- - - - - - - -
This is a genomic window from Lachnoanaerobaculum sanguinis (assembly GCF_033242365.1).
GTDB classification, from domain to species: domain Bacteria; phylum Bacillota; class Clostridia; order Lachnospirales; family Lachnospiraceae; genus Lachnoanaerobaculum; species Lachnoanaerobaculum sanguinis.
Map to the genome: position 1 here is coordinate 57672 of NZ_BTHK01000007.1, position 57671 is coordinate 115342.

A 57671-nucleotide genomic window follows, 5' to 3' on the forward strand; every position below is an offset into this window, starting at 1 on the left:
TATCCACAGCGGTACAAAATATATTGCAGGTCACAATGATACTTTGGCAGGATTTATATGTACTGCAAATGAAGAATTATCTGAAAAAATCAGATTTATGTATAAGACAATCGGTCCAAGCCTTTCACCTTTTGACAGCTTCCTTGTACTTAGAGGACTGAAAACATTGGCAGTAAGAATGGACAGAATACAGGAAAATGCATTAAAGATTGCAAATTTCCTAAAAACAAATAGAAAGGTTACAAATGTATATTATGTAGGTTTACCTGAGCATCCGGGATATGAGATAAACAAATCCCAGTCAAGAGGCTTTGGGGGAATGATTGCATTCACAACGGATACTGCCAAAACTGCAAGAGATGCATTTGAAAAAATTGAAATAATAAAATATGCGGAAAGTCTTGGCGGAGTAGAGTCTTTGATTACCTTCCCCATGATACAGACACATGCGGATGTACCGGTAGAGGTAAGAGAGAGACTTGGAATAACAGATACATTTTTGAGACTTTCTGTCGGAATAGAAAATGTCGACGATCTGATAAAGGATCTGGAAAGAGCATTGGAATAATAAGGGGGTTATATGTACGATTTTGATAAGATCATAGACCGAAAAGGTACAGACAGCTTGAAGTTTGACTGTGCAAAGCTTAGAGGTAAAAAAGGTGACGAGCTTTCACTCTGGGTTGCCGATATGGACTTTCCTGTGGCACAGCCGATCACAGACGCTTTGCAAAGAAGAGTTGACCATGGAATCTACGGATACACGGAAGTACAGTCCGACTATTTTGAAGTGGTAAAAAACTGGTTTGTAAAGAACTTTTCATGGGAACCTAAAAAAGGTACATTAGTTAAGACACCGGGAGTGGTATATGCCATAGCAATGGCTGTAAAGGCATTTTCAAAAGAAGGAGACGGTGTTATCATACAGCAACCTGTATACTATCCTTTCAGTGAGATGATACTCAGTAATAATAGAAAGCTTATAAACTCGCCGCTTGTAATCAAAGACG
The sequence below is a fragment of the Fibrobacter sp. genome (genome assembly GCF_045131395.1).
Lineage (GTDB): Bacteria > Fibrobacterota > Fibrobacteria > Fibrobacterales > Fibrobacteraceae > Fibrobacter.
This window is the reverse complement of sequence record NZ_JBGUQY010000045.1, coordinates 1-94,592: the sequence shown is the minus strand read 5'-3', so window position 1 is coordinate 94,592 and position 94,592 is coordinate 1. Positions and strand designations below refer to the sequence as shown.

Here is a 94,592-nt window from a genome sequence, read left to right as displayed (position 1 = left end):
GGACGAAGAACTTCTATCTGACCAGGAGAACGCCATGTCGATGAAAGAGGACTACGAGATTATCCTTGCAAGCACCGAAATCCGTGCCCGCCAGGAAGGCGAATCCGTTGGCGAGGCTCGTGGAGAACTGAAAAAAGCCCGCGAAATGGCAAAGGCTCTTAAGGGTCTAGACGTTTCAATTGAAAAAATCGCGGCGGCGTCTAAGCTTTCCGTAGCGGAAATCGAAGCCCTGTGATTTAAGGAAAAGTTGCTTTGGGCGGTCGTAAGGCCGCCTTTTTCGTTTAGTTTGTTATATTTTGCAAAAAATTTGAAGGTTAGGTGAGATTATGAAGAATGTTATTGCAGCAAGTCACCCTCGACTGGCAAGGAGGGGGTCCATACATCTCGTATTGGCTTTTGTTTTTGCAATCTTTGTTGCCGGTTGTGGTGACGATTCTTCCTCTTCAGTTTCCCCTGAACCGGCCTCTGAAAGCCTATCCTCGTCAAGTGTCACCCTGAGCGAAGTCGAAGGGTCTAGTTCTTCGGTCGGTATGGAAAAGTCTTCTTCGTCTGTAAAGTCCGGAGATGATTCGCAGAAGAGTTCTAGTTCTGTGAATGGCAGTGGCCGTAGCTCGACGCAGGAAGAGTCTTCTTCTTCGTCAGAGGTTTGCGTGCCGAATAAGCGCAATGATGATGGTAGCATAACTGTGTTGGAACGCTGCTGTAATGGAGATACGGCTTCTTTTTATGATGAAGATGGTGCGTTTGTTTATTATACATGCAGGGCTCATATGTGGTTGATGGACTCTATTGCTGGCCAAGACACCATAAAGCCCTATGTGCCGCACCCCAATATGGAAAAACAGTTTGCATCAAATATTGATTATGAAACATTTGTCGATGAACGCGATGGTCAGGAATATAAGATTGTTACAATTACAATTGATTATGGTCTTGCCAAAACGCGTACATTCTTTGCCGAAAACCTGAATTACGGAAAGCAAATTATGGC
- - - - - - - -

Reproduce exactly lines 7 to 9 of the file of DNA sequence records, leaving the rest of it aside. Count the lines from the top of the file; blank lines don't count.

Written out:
Lineage (GTDB): Bacteria > Fibrobacterota > Fibrobacteria > Fibrobacterales > Fibrobacteraceae > Fibrobacter.
This window is the reverse complement of sequence record NZ_JBGUQY010000045.1, coordinates 1-94,592: the sequence shown is the minus strand read 5'-3', so window position 1 is coordinate 94,592 and position 94,592 is coordinate 1. Positions and strand designations below refer to the sequence as shown.

Here is a 94,592-nt window from a genome sequence, read left to right as displayed (position 1 = left end):